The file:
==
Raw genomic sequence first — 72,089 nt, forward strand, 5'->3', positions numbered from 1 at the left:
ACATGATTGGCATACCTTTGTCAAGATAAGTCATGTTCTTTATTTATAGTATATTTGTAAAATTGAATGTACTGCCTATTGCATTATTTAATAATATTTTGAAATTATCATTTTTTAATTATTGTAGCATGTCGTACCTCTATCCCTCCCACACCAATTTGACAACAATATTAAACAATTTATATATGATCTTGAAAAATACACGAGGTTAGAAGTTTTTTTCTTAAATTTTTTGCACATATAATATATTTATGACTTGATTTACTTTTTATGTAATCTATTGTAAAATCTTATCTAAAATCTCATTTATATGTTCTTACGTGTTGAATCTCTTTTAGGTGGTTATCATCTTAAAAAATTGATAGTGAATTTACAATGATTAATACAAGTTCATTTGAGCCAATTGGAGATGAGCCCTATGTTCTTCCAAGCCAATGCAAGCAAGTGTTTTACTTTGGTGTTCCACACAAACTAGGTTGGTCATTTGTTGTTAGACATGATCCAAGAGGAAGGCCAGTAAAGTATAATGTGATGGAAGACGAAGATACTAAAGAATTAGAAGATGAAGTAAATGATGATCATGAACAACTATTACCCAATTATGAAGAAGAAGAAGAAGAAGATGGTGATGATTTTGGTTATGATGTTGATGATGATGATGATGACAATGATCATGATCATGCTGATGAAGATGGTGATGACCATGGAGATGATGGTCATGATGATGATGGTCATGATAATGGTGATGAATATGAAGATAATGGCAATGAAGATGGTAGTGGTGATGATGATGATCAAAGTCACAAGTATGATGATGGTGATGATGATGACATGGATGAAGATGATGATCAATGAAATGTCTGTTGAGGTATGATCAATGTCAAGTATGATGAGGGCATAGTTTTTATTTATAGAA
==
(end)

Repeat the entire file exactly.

Raw genomic sequence first — 72,089 nt, forward strand, 5'->3', positions numbered from 1 at the left:
ACATGATTGGCATACCTTTGTCAAGATAAGTCATGTTCTTTATTTATAGTATATTTGTAAAATTGAATGTACTGCCTATTGCATTATTTAATAATATTTTGAAATTATCATTTTTTAATTATTGTAGCATGTCGTACCTCTATCCCTCCCACACCAATTTGACAACAATATTAAACAATTTATATATGATCTTGAAAAATACACGAGGTTAGAAGTTTTTTTCTTAAATTTTTTGCACATATAATATATTTATGACTTGATTTACTTTTTATGTAATCTATTGTAAAATCTTATCTAAAATCTCATTTATATGTTCTTACGTGTTGAATCTCTTTTAGGTGGTTATCATCTTAAAAAATTGATAGTGAATTTACAATGATTAATACAAGTTCATTTGAGCCAATTGGAGATGAGCCCTATGTTCTTCCAAGCCAATGCAAGCAAGTGTTTTACTTTGGTGTTCCACACAAACTAGGTTGGTCATTTGTTGTTAGACATGATCCAAGAGGAAGGCCAGTAAAGTATAATGTGATGGAAGACGAAGATACTAAAGAATTAGAAGATGAAGTAAATGATGATCATGAACAACTATTACCCAATTATGAAGAAGAAGAAGAAGAAGATGGTGATGATTTTGGTTATGATGTTGATGATGATGATGATGACAATGATCATGATCATGCTGATGAAGATGGTGATGACCATGGAGATGATGGTCATGATGATGATGGTCATGATAATGGTGATGAATATGAAGATAATGGCAATGAAGATGGTAGTGGTGATGATGATGATCAAAGTCACAAGTATGATGATGGTGATGATGATGACATGGATGAAGATGATGATCAATGAAATGTCTGTTGAGGTATGATCAATGTCAAGTATGATGAGGGCATAGTTTTTATTTATAGAA